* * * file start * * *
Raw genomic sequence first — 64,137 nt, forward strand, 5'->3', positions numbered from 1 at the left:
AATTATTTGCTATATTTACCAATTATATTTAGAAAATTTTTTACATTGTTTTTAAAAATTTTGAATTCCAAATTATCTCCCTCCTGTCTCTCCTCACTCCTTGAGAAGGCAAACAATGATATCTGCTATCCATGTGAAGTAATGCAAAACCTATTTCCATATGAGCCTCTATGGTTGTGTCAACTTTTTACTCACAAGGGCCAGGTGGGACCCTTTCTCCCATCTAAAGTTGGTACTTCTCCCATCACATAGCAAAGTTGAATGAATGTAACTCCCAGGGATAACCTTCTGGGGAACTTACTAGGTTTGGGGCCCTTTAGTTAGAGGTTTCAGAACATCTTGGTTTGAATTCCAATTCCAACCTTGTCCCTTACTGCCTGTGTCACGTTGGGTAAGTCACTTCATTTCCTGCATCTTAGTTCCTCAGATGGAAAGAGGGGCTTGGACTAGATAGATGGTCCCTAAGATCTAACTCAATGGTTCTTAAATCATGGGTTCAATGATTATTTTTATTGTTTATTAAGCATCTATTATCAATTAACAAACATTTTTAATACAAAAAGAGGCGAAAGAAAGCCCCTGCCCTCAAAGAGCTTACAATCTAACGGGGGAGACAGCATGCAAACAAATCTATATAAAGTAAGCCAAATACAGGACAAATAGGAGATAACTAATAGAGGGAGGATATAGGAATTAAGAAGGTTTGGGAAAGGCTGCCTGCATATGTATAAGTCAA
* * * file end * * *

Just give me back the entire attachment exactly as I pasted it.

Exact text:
Raw genomic sequence first — 64,137 nt, forward strand, 5'->3', positions numbered from 1 at the left:
AATTATTTGCTATATTTACCAATTATATTTAGAAAATTTTTTACATTGTTTTTAAAAATTTTGAATTCCAAATTATCTCCCTCCTGTCTCTCCTCACTCCTTGAGAAGGCAAACAATGATATCTGCTATCCATGTGAAGTAATGCAAAACCTATTTCCATATGAGCCTCTATGGTTGTGTCAACTTTTTACTCACAAGGGCCAGGTGGGACCCTTTCTCCCATCTAAAGTTGGTACTTCTCCCATCACATAGCAAAGTTGAATGAATGTAACTCCCAGGGATAACCTTCTGGGGAACTTACTAGGTTTGGGGCCCTTTAGTTAGAGGTTTCAGAACATCTTGGTTTGAATTCCAATTCCAACCTTGTCCCTTACTGCCTGTGTCACGTTGGGTAAGTCACTTCATTTCCTGCATCTTAGTTCCTCAGATGGAAAGAGGGGCTTGGACTAGATAGATGGTCCCTAAGATCTAACTCAATGGTTCTTAAATCATGGGTTCAATGATTATTTTTATTGTTTATTAAGCATCTATTATCAATTAACAAACATTTTTAATACAAAAAGAGGCGAAAGAAAGCCCCTGCCCTCAAAGAGCTTACAATCTAACGGGGGAGACAGCATGCAAACAAATCTATATAAAGTAAGCCAAATACAGGACAAATAGGAGATAACTAATAGAGGGAGGATATAGGAATTAAGAAGGTTTGGGAAAGGCTGCCTGCATATGTATAAGTCAA